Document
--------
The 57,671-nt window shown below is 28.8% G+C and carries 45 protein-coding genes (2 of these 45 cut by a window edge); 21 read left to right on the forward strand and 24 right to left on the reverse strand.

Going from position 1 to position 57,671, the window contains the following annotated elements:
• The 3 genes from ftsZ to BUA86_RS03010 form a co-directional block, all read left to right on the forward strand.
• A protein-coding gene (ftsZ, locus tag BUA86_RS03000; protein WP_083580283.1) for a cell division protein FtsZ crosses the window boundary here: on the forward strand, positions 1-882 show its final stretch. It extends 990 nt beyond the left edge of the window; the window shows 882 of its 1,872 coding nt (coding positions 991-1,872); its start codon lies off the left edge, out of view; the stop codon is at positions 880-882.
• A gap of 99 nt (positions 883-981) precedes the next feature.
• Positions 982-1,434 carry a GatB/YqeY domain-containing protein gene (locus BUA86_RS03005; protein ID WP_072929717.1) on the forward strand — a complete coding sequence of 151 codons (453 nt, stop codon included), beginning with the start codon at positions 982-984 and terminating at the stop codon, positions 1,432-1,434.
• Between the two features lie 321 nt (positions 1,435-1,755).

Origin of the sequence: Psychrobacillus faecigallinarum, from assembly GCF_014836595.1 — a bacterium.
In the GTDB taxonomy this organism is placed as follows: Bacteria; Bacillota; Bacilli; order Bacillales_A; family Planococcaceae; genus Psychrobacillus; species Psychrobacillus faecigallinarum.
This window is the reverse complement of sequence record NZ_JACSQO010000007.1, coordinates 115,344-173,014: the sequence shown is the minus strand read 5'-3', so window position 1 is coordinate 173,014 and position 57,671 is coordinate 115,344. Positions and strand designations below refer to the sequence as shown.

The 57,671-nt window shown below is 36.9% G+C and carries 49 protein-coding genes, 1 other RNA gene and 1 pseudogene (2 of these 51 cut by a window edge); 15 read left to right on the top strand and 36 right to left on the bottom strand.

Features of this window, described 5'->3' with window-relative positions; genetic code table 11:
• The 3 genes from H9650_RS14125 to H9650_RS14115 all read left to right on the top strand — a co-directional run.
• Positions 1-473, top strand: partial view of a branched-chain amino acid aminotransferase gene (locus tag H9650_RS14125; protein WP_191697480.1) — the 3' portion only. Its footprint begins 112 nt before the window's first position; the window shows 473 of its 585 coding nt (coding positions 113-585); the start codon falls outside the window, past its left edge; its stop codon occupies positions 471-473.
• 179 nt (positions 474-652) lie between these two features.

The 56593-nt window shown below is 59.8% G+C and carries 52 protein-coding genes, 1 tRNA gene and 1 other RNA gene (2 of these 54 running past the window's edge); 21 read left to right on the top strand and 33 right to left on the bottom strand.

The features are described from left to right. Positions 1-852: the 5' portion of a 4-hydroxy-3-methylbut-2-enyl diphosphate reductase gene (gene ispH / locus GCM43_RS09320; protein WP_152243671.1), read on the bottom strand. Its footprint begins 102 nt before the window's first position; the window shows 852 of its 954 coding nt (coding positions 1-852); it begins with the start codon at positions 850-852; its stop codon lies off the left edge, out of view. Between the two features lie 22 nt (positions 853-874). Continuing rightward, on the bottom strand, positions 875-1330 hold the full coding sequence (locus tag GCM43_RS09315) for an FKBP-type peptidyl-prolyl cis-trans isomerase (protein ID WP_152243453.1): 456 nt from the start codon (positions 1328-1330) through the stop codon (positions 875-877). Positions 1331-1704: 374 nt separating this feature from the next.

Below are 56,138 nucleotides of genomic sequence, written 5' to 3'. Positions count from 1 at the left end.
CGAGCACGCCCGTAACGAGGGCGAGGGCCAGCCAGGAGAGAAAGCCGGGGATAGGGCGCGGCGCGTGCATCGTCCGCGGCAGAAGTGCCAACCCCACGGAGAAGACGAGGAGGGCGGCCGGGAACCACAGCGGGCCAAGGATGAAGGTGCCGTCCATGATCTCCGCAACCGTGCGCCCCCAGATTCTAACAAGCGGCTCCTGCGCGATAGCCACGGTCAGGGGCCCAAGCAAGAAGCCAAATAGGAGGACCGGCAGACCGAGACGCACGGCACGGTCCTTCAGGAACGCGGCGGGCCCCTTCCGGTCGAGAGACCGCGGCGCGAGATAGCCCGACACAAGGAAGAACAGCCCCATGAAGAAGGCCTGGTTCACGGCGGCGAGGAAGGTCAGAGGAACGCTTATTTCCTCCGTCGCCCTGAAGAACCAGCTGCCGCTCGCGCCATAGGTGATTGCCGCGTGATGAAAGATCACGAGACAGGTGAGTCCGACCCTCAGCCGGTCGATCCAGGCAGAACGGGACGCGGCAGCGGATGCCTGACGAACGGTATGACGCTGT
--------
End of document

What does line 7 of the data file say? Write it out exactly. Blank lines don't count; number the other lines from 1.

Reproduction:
• Between the two features lie 321 nt (positions 1,435-1,755).